According to an example embodiment the nodes in the network represent a division of an overall search space into subsets. A given goal is therefore parsed to extract used words of the fixed vocabulary. Then the searching component computes the distribution of those words in the vocabulary over the nodes in the network. One can think of this as a derivation of a search engine index where for each word the index contains the network nodes where this word is known or used. Thus, the index used in the searching and also in the publishing component is computed as a union of indices for the individual network nodes. In case the queries or goals are forwarded to more than one node, the respective component provides an algorithm to detect and eliminate duplicates.

One approach to divide the overall search space is to limit the vocabulary to the ontologies themselves, i.e. to the unique names of the ontologies, regardless of which concepts are defined within those ontologies.

Furthermore, an example embodiment refers to a system to organize and manage a semantic web service publishing, the system comprising a network with a distributed architecture of multiple independent network nodes, each node storing a subset of semantic web service instances, wherein the partitioning, assignment and publishing of the semantic web service instances to particular network nodes is automatically computed based on a defined vocabulary that is distributed over the network nodes and that is used in describing the respective instances.

In an embodiment of the system to organize and manage a semantic web service publishing, the system comprises a publishing component configured to assign a semantic web service instance to a network node based on the defined vocabulary.

Furthermore, an example embodiment refers to a system to organize and manage a semantic web service search in order to achieve at least one given goal, the system comprising a network with a distributed architecture of multiple independent network nodes, each node storing a subset of semantic web service instances, wherein the partitioning, assignment and publishing of the semantic web service instances to particular network nodes is automatically computed based on a defined vocabulary that is distributed over the network nodes and that is used both in describing the respective instances and the given goal which has to be achieved.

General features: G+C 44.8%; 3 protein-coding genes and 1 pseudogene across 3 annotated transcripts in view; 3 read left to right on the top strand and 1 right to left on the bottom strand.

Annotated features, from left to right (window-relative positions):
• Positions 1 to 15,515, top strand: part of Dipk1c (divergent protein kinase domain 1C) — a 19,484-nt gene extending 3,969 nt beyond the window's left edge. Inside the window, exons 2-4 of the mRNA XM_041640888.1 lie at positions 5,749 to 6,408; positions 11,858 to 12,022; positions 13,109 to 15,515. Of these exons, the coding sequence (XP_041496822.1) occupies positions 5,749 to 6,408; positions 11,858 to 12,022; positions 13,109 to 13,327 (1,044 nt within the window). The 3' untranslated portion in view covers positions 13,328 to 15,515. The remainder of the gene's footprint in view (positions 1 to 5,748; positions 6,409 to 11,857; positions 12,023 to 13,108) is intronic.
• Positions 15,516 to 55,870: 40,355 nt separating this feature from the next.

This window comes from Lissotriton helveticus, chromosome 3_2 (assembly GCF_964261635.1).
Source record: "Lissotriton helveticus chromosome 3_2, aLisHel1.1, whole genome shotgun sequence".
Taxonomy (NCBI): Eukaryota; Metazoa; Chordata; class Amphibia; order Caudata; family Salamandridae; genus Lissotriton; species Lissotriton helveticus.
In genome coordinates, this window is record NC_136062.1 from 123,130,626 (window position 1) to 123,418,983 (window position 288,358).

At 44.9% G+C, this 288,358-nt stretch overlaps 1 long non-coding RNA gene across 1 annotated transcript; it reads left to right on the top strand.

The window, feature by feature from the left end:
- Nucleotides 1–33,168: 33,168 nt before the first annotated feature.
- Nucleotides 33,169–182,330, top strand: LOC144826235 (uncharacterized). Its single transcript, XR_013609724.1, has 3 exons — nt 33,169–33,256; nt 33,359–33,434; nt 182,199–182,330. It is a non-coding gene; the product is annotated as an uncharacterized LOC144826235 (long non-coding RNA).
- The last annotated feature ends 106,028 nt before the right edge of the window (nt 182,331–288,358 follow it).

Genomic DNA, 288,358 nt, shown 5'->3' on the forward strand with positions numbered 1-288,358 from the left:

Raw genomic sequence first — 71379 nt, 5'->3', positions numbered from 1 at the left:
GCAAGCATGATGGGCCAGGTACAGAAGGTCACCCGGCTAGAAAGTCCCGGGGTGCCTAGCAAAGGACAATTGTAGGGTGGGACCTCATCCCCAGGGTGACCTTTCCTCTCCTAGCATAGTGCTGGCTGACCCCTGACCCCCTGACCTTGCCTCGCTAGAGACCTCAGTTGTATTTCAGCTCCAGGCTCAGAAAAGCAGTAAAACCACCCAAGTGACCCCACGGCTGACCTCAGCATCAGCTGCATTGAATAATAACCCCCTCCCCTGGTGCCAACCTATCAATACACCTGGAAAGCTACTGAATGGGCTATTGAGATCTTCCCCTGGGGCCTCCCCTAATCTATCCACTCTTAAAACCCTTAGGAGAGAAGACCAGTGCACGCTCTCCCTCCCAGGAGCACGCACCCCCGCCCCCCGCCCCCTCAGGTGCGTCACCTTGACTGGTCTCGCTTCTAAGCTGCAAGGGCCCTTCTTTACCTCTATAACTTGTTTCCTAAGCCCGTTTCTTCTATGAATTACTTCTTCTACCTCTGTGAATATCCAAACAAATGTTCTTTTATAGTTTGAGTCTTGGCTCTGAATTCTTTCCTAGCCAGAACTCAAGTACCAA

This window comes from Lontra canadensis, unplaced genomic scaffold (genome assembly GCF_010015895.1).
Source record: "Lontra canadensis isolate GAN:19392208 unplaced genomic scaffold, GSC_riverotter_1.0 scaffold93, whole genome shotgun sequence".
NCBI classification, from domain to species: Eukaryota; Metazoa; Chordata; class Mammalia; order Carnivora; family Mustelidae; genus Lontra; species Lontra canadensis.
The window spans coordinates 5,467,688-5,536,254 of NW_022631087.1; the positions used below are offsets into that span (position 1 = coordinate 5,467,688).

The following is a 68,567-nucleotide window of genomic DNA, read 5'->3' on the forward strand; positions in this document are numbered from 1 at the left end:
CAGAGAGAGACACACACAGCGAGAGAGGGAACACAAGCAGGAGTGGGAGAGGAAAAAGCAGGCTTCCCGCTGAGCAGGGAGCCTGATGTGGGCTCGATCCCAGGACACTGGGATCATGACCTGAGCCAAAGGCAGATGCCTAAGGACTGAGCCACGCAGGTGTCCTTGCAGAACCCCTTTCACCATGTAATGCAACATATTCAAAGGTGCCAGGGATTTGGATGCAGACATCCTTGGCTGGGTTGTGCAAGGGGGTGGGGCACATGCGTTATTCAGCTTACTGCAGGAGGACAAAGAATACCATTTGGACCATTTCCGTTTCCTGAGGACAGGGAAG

In a possible embodiment of the system to organize and manage a semantic web service search, the system comprises a searching component configured to search for a given goal the location of one or more appropriate semantic web service instances within the network based on the defined vocabulary used in describing the given goal.

In a possible embodiment of one of the systems according to an example embodiment the defined vocabulary is chosen directly from ontologies and/or limited to ontologies. It is to be noted that the defined vocabulary is a fixed vocabulary, which means that there are no syntactical variations of words.

An example embodiment further covers a computer program product with a computer-readable medium and a computer program stored on the computer-readable medium with a program code that is suitable for carrying out a method according to an example embodiment.